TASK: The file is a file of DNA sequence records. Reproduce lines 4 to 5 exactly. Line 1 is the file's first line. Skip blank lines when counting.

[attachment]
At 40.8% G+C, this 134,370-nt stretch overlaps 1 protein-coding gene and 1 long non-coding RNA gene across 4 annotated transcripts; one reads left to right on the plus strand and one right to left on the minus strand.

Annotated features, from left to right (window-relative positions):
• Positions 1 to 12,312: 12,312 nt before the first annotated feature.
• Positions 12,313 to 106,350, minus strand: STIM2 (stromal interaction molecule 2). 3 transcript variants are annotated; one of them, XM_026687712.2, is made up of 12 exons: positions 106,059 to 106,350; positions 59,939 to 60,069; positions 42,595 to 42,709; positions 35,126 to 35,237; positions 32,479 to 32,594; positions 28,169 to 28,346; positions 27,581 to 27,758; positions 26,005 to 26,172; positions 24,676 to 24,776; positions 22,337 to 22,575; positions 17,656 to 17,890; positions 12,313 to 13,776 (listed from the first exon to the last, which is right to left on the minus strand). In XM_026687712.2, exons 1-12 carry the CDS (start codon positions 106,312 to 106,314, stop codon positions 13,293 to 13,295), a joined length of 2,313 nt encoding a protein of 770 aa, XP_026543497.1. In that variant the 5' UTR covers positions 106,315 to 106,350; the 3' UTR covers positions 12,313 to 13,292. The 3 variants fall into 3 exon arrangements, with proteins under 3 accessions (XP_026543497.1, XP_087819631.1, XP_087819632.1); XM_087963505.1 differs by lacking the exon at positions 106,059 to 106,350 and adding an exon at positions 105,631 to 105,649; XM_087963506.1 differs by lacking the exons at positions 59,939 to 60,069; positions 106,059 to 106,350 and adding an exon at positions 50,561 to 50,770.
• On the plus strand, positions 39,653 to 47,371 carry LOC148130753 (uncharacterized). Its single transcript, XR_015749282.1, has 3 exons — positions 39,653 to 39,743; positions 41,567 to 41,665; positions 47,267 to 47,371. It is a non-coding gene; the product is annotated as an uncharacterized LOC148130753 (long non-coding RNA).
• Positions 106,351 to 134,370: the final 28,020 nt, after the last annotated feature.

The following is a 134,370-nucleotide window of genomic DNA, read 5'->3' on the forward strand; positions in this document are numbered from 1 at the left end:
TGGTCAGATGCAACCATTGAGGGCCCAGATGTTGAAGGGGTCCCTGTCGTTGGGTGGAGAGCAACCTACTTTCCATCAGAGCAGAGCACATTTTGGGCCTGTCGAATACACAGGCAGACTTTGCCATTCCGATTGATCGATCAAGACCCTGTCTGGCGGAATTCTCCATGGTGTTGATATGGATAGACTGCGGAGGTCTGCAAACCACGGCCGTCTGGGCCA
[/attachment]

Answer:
• Positions 12,313 to 106,350, minus strand: STIM2 (stromal interaction molecule 2). 3 transcript variants are annotated; one of them, XM_026687712.2, is made up of 12 exons: positions 106,059 to 106,350; positions 59,939 to 60,069; positions 42,595 to 42,709; positions 35,126 to 35,237; positions 32,479 to 32,594; positions 28,169 to 28,346; positions 27,581 to 27,758; positions 26,005 to 26,172; positions 24,676 to 24,776; positions 22,337 to 22,575; positions 17,656 to 17,890; positions 12,313 to 13,776 (listed from the first exon to the last, which is right to left on the minus strand). In XM_026687712.2, exons 1-12 carry the CDS (start codon positions 106,312 to 106,314, stop codon positions 13,293 to 13,295), a joined length of 2,313 nt encoding a protein of 770 aa, XP_026543497.1. In that variant the 5' UTR covers positions 106,315 to 106,350; the 3' UTR covers positions 12,313 to 13,292. The 3 variants fall into 3 exon arrangements, with proteins under 3 accessions (XP_026543497.1, XP_087819631.1, XP_087819632.1); XM_087963505.1 differs by lacking the exon at positions 106,059 to 106,350 and adding an exon at positions 105,631 to 105,649; XM_087963506.1 differs by lacking the exons at positions 59,939 to 60,069; positions 106,059 to 106,350 and adding an exon at positions 50,561 to 50,770.
• On the plus strand, positions 39,653 to 47,371 carry LOC148130753 (uncharacterized). Its single transcript, XR_015749282.1, has 3 exons — positions 39,653 to 39,743; positions 41,567 to 41,665; positions 47,267 to 47,371. It is a non-coding gene; the product is annotated as an uncharacterized LOC148130753 (long non-coding RNA).